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I'm probably not the first one to write you about this, but in Ian Verhappen's "Basics of Analyzer Sample Systems, Part 2" in the August 2011 issue, it says, "675 psi to move a column of water up at 25-ft rack…" Six hundred and seventy-five psi would move it OK—it would move it up at 309 ft/sec; i.e, a sample of it would get up there in 81 milliseconds, including initial acceleration and friction losses. In fact, a 2-in. Schedule 40 pipe with 27-ft head pressure at the bottom of the rack would get 50 gpm up the rack. Even 675 in WC would get water up that rack at > 42 ft per second.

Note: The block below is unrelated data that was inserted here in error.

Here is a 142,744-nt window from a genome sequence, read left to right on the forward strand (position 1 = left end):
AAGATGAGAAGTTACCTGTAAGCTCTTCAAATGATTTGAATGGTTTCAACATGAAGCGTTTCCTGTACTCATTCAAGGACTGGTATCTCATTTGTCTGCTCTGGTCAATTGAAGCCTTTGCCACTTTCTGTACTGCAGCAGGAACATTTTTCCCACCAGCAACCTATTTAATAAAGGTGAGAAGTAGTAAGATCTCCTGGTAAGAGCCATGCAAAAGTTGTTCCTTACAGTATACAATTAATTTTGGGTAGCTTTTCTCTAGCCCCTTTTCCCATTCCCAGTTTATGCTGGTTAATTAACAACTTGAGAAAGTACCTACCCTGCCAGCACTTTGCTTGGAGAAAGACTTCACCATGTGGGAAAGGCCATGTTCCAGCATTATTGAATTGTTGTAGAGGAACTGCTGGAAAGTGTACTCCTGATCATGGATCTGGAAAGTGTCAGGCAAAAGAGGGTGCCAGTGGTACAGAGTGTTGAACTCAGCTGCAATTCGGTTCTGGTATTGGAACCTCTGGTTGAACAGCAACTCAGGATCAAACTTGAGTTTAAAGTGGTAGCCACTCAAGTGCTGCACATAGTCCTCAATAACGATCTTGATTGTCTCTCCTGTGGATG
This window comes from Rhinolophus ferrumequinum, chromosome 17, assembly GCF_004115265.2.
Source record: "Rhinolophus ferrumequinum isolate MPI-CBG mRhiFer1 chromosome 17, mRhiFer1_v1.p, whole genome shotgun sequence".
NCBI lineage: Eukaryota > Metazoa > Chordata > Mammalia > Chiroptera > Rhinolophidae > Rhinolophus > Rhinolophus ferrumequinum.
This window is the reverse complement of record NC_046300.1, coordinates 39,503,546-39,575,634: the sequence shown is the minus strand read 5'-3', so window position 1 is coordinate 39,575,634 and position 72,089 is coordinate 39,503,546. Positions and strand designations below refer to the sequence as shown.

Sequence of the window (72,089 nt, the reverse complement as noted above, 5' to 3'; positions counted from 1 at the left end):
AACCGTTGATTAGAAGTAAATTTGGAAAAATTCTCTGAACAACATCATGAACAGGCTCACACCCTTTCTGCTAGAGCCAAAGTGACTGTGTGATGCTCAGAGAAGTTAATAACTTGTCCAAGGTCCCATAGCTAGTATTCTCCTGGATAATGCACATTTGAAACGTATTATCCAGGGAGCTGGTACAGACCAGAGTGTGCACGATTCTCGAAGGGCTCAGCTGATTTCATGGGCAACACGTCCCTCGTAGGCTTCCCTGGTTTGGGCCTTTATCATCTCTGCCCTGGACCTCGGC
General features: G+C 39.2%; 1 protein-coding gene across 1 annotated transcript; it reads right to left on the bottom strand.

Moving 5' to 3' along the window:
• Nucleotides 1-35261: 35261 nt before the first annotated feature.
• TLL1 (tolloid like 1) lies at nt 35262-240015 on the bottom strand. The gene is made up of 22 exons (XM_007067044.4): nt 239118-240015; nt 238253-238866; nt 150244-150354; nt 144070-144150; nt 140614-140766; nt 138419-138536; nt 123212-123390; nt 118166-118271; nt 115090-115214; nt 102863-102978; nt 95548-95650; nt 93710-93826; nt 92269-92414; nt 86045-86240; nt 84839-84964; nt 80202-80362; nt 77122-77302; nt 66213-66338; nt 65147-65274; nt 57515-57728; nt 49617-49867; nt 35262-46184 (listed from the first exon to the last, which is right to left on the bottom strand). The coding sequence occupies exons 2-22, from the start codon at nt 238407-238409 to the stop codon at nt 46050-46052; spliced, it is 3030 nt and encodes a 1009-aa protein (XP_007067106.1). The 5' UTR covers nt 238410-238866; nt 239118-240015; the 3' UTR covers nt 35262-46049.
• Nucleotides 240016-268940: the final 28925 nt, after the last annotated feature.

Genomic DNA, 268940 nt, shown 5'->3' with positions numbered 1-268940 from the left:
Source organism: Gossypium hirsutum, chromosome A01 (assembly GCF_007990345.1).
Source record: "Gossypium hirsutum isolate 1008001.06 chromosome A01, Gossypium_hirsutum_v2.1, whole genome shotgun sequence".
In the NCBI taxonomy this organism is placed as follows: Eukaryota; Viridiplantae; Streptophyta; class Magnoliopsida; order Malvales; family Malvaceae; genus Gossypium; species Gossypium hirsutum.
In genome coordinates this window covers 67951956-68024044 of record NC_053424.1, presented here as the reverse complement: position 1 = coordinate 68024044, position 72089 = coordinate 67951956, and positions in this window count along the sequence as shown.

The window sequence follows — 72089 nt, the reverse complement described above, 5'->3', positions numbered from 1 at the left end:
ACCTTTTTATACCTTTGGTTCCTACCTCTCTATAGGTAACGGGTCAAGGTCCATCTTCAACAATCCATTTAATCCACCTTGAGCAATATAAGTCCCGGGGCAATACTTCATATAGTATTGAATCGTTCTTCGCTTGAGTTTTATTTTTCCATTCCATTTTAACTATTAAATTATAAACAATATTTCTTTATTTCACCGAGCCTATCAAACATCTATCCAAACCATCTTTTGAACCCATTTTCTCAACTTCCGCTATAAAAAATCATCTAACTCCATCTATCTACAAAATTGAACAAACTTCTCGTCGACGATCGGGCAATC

W. Brown, C. Eng. MIET
Editor’s note: You’re right. You're not the only one who pointed this out. The correct wording should have been, "Remember, it takes 10.84 psig to move a column of water up a 25-foot pipe rack. Conversely, and more likely, a water stream gains 10.84 psig on its way down from the same pipe rack." We regret the error.